US 1778883 A
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Description (OCR text may contain errors)
Oct. 21, 1930. s, BRAcH 1,778,883
TESTING DEVICE FOR ELECTRICAL CIRCUITS Filed May 31, 1930 F /G. 2 H6. 3 F/G, 8
Elwvantoz LEON 5. BRHCH Patented Oct. 21, 1930 UNITED STATES PATENT OFFICE LEON S. BRAC'H, OF EAST ORANGE, NEW JERSEY, ASSIGNOR TO L. BEACH MANUFAC- TUBING CORPORATION, OF NEWARK, NEW JERSEY TESTING DEVICE FOR ELECTRICAL CIBCO'ITS Application filed May 31,
This invention relates to a device which is adapted for use in determining whether or not the conductors of an electrical circuit are alive. The present application tinuation in greater part of my application Serial No. 367 ,737, filed June 1, 1929.
It is the object of my invention to provide a testing device which may without any change whatever, be used in testing circuits that may have various potentials existing between opposite conductors of the circuit; for example, the same instrument may be used for testing lighting and power circuits from 110 to 550 volts, A. C. 01 D. C. I
Another and important object of my invention is to provide a testing device which is very small and compact and which may be carried in a vest-pocket, just the same as a fountain pen or pencil. I have found that object can only be attained by the utilization of a special form of resistance which will be later referred to, and in which a very high resistance can be incorporated in a very small space. 7
It is obvious that a standard 110-volt lamp which might be used for testing a 110-volt circuit, cannot be bridged across the wires of a 220, 440, or 550-volt circuit, without destruction of the lamp. Furthermore, a 110- volt lamp whether of the regular or candelabra type, when mounted in a socket, is more or less clumsy and is very inconvenient to put in ones pocket. If such an arrangement is used for testing 110-volt circuits, the lamp would require to be changed in testing a 220, 440, or 550-volt circuit, and in either case, the testers may not know in advance what the potential is on the wires that are to be tested and they would have to start with their highest voltage lamp and-change to a lower voltage lamp if they got no results, and so on down the scale.
It is therefore a further object of my invention'to provide a testing device which will.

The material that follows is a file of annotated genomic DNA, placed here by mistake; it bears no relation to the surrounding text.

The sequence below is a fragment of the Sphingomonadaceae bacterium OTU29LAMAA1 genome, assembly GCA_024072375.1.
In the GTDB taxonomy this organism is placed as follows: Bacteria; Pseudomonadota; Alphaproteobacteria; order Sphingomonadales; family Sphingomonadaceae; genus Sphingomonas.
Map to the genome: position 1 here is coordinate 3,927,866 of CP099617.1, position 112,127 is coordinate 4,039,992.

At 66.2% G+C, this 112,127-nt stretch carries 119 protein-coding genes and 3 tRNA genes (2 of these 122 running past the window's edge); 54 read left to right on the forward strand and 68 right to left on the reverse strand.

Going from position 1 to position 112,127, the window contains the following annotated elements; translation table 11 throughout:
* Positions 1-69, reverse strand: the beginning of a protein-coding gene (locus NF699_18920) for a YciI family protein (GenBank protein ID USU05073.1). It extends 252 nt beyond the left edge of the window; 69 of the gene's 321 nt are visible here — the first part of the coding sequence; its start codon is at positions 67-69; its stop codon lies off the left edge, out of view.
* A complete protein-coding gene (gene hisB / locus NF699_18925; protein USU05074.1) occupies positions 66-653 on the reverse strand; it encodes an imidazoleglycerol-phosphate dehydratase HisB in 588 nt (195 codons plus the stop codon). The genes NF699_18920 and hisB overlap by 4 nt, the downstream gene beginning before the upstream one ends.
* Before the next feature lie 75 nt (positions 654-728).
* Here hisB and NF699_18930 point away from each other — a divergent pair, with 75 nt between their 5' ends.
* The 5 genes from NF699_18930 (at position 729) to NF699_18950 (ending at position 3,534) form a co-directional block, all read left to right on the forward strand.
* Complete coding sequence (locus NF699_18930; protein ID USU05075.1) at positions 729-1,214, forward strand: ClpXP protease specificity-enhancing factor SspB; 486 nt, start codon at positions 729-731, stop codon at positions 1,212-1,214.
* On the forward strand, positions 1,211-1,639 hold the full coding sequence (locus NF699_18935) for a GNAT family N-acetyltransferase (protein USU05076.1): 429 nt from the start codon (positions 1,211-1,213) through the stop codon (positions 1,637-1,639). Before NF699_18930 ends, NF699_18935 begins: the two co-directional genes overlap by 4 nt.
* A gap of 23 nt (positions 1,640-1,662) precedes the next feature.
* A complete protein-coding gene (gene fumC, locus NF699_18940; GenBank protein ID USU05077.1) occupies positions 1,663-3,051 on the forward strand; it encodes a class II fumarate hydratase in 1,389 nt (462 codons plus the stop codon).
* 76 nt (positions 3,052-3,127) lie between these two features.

indicate that the wires are alive, even though the potential on thefw'iresis', forexample, an one of the difl'erentvoltages mentioned. f course, any other voltage below the maximum and above the minimum for which the instrument is designed, may be 1930. Serial No. 458,075.
u Figure 1 is a plan View of the testing device with one portion removed, showing the interior construction of a preferred form of the device. v
Figure 2 is a plan view of the part removed from Figure 1. v
Figure '3 is a section on the line 3-3 of Figure 2.
Figure 4 is a plan view of the end of the container which receives the electrical conductor.
Figure 5 is a plan view of a resistor unit used in connection with the testing device.
Figure 6 is a side view of Figure 5.
Figure 7 is a plan view showing one form of terminal which may be used with the outer ends of the conductors forming part of the testing device.
Figure 8 shows a modified form of the testing device.
Figure 9 is a plan view of a preferred form of testing device.
Figure 10 is an end view of Figure 9.
Figure 11 is a side view of Figure 9.
In the drawing, 1 and 2 illustrate preferably identical pieces of good insulatlng material which make up the container or caslng carrying the other parts of the testing device. Preferably, each part of the casing is provided with a groove 3 adapted to receive a. lamp 4. The lamp 4-is preferably of the glow type and filled with neon gas, and is rovided with electrodes 5 and 6 which givet e necessary excitation. to the lamp. Additional grooves 7 and 8 are preferably provided in each of the pieces 1 and 2 to' receive the terminal wires 9 and 10 extending from the lamp 4.
Connected in series with at least one of the terminal wires, for example 10, is aresistor 11 that when the testing device is used on the higher voltage circuits previousl mentioned, such voltage may sometimes orce too much current through the grid leak resistor, which for the conditions specified, has an approximate value of about 100,000 ohms. This greater amount of current, due to the higher voltage, causes the grid leak resistor to heat up and-after the heat becomes high enough, the resistor flashes over or short-circuits, and the establishment of this short circuit greatly decreases the resistance of the neon lamp, with the result that the lamp is likely to explode inside the casing.